SyncThink Announces Collaboration with Magic Leap for Eye-Tracking Applications Related to User’s Brain Health
Palo Alto, CA–January 8, 2019— SyncThink, a neuro-technology company with foundational intellectual property in eye-tracking analytics, is collaborating with Magic Leap, a world leader in augmented reality and spatial computing technology, to make their proprietary brain health assessments and therapy applications available on the Magic Leap One platform.
SyncThink will utilize this technology for health assessments, rehabilitation, and sports performance through features such as 3D real-world displays, and a larger set of future features such as gait and body position. SyncThink’s leadership in eye-tracking analytics and ownership of a large-scale clinical database will also be used to augment Magic Leap’s platform capabilities.
“One of the primary advantages of working with Magic Leap’s mixed reality technology is it allows us to create specific interactive brain performance training paradigms in the user’s exact environment instead of trying to produce the same result in a virtual environment,” said CEO of SyncThink Laura Yecies. “This is especially important in sports, for example, where they can train and measure the recovery or improvement of a specific skill by doing the exact activity their sport requires.”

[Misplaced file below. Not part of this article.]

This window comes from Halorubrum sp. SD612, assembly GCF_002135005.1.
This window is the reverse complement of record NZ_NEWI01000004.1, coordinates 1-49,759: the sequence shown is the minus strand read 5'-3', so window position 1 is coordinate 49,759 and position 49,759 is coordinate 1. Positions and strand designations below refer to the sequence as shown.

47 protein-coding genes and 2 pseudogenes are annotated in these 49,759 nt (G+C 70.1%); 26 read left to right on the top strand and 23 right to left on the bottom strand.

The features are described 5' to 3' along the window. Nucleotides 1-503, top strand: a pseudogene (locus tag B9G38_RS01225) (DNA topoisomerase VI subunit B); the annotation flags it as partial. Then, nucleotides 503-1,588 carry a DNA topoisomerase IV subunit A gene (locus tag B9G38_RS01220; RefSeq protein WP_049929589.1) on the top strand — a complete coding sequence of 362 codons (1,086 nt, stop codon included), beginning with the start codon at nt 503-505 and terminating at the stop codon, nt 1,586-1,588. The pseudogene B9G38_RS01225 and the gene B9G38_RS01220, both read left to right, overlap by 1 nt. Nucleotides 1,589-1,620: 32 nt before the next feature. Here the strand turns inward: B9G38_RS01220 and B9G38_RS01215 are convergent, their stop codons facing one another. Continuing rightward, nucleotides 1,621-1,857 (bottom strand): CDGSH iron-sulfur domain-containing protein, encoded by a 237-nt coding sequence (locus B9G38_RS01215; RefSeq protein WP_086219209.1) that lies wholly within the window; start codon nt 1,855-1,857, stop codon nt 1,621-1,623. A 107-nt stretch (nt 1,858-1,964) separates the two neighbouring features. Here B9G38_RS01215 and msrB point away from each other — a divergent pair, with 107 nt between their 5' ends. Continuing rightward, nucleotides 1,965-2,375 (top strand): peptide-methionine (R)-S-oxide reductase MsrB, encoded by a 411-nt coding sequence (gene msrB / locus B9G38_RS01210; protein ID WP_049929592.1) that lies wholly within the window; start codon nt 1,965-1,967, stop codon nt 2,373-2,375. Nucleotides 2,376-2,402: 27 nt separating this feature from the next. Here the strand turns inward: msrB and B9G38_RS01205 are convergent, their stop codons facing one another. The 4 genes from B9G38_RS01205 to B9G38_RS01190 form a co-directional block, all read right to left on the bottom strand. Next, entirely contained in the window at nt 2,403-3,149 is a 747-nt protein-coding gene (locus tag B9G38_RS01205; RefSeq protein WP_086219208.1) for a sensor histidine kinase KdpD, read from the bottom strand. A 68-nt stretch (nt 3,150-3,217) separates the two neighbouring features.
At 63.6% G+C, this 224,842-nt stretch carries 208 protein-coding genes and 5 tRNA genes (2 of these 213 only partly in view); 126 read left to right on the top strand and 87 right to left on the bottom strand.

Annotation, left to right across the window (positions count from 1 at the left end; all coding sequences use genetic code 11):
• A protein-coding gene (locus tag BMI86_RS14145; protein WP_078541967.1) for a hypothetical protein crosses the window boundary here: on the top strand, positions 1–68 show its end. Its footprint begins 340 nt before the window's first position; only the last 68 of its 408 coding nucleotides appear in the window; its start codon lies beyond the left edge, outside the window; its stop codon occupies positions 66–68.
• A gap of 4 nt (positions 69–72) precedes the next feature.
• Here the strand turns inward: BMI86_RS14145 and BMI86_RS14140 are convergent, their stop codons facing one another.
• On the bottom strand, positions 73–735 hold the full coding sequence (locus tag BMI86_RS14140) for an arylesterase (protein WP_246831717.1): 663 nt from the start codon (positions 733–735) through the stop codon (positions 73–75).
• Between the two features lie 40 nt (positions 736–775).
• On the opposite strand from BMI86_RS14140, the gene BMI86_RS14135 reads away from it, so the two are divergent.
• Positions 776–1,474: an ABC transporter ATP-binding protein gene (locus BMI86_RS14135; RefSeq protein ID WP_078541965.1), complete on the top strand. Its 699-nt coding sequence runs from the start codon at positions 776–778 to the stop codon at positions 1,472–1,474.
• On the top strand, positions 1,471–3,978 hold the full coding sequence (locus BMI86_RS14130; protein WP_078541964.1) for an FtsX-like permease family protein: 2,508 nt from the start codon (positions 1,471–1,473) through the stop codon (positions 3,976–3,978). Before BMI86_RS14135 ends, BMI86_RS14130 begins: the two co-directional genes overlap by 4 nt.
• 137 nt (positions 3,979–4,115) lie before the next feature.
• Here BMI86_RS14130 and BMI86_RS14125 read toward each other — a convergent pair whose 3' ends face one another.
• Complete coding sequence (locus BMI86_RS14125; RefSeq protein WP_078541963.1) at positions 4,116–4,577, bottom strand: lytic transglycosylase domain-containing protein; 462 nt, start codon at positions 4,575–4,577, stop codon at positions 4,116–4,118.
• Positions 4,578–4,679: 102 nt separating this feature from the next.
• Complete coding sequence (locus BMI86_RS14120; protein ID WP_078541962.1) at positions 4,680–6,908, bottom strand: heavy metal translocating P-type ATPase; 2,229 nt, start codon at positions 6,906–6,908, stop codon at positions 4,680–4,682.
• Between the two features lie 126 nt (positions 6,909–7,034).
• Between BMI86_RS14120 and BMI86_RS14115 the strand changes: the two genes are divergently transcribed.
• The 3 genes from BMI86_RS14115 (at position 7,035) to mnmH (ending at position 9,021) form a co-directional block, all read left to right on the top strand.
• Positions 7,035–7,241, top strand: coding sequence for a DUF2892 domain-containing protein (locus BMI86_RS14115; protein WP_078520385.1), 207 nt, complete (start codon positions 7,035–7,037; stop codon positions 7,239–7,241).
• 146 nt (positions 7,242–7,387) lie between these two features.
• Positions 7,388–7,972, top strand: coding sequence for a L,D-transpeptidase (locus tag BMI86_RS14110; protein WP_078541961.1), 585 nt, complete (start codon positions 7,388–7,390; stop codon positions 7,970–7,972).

“Magic Leap One is inspired by human physiology and has deep user sensing capabilities that make it an ideal spatial computing platform for developing real-time, objective health and wellness assessments,” said Nicole Samec, Healthcare Product Manager for Magic Leap. “We hope that SyncThink’s use of our platform will enable clinicians, patients, and the general public to optimize their brain health and performance.”
In addition to developing new features and ways to further its brain health assessments in mixed reality, SyncThink will also utilize Magic Leap’s spatial computing platform to make improvements to their full suite of assessments. These additions include adding high-precision methods to objectively assess balance, proprioception, depth perception, and convergence, among others features, for injuries such as concussions.